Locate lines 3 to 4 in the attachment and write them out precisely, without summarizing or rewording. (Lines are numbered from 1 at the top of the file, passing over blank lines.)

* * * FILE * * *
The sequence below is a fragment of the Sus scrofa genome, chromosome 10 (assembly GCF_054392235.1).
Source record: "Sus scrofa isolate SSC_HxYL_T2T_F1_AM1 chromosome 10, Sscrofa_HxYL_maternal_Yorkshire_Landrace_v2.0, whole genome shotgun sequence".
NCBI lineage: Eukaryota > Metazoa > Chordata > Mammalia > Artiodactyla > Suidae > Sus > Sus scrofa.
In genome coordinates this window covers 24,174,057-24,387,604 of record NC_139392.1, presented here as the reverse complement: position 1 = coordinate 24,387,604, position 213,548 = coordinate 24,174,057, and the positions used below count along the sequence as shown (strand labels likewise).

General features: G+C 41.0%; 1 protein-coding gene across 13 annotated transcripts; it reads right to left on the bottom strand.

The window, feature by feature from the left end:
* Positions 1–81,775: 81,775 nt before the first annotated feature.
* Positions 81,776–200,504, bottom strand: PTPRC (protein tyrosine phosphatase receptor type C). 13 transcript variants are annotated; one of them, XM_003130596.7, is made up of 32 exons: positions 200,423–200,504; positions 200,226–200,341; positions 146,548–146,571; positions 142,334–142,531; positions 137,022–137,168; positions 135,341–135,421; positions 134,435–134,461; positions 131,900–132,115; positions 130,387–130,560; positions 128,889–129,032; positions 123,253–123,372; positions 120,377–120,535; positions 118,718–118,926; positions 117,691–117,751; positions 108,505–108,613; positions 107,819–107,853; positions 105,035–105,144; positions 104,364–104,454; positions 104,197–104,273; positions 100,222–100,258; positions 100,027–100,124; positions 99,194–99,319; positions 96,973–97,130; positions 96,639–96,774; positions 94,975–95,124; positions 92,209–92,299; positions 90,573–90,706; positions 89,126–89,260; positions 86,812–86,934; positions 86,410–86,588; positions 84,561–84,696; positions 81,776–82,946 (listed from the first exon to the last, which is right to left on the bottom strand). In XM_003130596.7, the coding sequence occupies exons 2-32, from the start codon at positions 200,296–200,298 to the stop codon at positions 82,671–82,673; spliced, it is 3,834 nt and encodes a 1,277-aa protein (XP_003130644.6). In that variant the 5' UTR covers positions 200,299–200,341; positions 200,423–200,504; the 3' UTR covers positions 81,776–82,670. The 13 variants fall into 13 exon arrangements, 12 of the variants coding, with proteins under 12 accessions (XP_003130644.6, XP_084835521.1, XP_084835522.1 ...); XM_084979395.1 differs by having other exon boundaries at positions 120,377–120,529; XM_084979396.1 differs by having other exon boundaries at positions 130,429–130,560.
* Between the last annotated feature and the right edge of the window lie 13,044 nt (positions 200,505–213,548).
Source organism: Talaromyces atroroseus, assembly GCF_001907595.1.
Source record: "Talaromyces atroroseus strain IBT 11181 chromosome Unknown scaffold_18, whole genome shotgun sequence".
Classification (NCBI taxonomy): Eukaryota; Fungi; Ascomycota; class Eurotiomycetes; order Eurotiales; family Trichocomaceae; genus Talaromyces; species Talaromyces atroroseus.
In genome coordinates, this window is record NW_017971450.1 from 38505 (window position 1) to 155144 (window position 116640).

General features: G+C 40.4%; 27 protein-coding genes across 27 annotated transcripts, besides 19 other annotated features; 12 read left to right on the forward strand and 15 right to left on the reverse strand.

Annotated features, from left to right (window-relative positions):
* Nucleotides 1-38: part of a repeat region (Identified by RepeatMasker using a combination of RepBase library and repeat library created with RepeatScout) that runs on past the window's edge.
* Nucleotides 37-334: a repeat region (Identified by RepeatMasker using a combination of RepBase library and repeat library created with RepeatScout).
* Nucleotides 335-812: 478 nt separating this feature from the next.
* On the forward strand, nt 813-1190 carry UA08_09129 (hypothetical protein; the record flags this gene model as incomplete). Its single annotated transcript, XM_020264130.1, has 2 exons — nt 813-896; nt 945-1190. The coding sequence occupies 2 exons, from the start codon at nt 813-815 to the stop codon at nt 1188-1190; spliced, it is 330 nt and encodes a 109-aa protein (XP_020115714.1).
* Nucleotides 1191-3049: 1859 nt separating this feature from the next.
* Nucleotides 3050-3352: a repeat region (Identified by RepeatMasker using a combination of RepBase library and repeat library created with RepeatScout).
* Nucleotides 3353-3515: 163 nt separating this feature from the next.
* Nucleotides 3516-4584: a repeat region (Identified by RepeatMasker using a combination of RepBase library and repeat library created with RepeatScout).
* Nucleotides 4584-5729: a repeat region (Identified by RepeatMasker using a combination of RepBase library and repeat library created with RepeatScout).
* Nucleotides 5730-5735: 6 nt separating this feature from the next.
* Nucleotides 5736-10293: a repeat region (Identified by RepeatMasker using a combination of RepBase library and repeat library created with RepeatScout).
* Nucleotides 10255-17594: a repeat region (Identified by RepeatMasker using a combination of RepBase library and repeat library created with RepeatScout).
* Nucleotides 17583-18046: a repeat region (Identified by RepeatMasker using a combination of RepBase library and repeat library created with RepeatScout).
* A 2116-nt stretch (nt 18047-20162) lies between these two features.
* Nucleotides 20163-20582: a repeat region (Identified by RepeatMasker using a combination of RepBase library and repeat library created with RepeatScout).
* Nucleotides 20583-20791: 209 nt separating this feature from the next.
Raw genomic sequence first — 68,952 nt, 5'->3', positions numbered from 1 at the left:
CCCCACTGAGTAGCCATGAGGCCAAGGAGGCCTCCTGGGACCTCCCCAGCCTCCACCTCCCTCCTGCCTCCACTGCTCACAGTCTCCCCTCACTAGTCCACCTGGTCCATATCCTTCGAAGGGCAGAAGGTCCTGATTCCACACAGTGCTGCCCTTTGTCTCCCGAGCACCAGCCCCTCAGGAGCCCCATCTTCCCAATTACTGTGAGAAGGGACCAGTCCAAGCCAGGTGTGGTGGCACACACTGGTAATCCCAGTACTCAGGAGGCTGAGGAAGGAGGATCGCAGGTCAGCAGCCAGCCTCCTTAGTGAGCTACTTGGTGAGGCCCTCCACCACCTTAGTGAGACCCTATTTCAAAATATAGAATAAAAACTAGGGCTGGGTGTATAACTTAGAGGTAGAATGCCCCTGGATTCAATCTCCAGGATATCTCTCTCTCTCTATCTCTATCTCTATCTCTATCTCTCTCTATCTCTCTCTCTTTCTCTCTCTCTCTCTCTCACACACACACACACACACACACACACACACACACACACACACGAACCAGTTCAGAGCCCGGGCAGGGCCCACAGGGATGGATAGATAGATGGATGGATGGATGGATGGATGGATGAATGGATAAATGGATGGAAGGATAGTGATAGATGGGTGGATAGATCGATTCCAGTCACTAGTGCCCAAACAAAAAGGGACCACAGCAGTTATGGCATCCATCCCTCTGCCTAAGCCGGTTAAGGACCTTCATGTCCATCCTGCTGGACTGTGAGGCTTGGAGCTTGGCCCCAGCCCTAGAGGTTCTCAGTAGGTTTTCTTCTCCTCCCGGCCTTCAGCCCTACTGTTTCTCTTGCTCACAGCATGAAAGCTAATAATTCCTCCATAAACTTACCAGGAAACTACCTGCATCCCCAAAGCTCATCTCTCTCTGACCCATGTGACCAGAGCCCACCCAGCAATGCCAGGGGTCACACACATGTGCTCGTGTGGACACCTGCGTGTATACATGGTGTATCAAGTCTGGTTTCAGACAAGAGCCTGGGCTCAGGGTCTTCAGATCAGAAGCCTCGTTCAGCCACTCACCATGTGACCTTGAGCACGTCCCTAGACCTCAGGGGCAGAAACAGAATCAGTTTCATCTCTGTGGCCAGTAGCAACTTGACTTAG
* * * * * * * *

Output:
NCBI lineage: Eukaryota > Metazoa > Chordata > Mammalia > Artiodactyla > Suidae > Sus > Sus scrofa.
In genome coordinates this window covers 24,174,057-24,387,604 of record NC_139392.1, presented here as the reverse complement: position 1 = coordinate 24,387,604, position 213,548 = coordinate 24,174,057, and the positions used below count along the sequence as shown (strand labels likewise).